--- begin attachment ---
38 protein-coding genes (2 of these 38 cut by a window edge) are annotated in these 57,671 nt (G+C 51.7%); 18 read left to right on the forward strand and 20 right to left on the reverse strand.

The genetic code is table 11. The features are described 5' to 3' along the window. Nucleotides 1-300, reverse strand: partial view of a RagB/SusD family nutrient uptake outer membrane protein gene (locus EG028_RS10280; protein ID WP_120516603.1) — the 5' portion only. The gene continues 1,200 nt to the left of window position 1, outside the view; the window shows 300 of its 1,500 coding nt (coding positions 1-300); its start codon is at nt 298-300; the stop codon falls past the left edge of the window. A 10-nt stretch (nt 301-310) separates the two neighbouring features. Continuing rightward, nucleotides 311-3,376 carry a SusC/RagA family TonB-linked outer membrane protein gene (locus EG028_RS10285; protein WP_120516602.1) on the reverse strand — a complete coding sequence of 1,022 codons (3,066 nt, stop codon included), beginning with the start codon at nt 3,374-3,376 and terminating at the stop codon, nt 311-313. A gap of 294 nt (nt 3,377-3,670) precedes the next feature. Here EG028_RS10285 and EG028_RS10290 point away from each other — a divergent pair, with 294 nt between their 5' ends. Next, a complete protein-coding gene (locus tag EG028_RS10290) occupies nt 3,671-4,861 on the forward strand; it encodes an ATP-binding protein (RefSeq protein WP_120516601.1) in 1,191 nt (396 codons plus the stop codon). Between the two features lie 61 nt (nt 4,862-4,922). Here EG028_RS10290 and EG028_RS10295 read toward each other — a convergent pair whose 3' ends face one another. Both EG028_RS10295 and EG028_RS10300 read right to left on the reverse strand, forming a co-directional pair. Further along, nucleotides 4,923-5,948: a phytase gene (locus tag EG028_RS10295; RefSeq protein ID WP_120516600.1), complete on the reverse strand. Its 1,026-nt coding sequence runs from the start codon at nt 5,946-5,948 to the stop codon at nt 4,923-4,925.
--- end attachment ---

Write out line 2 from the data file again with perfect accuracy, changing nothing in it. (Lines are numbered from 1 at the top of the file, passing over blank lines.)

The genetic code is table 11. The features are described 5' to 3' along the window. Nucleotides 1-300, reverse strand: partial view of a RagB/SusD family nutrient uptake outer membrane protein gene (locus EG028_RS10280; protein ID WP_120516603.1) — the 5' portion only. The gene continues 1,200 nt to the left of window position 1, outside the view; the window shows 300 of its 1,500 coding nt (coding positions 1-300); its start codon is at nt 298-300; the stop codon falls past the left edge of the window. A 10-nt stretch (nt 301-310) separates the two neighbouring features. Continuing rightward, nucleotides 311-3,376 carry a SusC/RagA family TonB-linked outer membrane protein gene (locus EG028_RS10285; protein WP_120516602.1) on the reverse strand — a complete coding sequence of 1,022 codons (3,066 nt, stop codon included), beginning with the start codon at nt 3,374-3,376 and terminating at the stop codon, nt 311-313. A gap of 294 nt (nt 3,377-3,670) precedes the next feature. Here EG028_RS10285 and EG028_RS10290 point away from each other — a divergent pair, with 294 nt between their 5' ends. Next, a complete protein-coding gene (locus tag EG028_RS10290) occupies nt 3,671-4,861 on the forward strand; it encodes an ATP-binding protein (RefSeq protein WP_120516601.1) in 1,191 nt (396 codons plus the stop codon). Between the two features lie 61 nt (nt 4,862-4,922). Here EG028_RS10290 and EG028_RS10295 read toward each other — a convergent pair whose 3' ends face one another. Both EG028_RS10295 and EG028_RS10300 read right to left on the reverse strand, forming a co-directional pair. Further along, nucleotides 4,923-5,948: a phytase gene (locus tag EG028_RS10295; RefSeq protein ID WP_120516600.1), complete on the reverse strand. Its 1,026-nt coding sequence runs from the start codon at nt 5,946-5,948 to the stop codon at nt 4,923-4,925.